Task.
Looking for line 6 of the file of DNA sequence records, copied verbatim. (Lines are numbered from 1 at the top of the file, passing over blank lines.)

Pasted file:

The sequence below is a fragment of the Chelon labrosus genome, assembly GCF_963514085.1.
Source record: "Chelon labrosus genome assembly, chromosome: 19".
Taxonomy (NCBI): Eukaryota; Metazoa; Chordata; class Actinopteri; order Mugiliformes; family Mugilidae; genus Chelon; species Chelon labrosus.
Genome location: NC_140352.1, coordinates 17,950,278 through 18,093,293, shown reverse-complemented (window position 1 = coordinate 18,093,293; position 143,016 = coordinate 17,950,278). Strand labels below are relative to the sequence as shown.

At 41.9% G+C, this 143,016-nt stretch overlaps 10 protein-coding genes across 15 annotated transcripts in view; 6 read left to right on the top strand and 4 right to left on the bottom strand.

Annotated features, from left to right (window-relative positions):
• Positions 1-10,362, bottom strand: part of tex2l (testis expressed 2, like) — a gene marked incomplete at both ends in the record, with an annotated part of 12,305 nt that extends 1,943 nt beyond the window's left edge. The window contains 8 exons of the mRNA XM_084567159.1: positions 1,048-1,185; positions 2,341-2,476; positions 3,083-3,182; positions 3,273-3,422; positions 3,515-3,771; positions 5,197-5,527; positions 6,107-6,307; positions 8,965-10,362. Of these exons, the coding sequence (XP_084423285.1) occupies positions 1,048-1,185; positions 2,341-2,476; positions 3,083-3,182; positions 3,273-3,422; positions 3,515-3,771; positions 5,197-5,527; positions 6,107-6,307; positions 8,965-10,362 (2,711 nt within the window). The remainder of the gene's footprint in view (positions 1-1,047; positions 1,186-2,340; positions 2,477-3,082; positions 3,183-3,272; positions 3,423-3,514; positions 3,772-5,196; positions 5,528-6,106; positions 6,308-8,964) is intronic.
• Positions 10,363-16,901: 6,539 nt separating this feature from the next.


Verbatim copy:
Annotated features, from left to right (window-relative positions):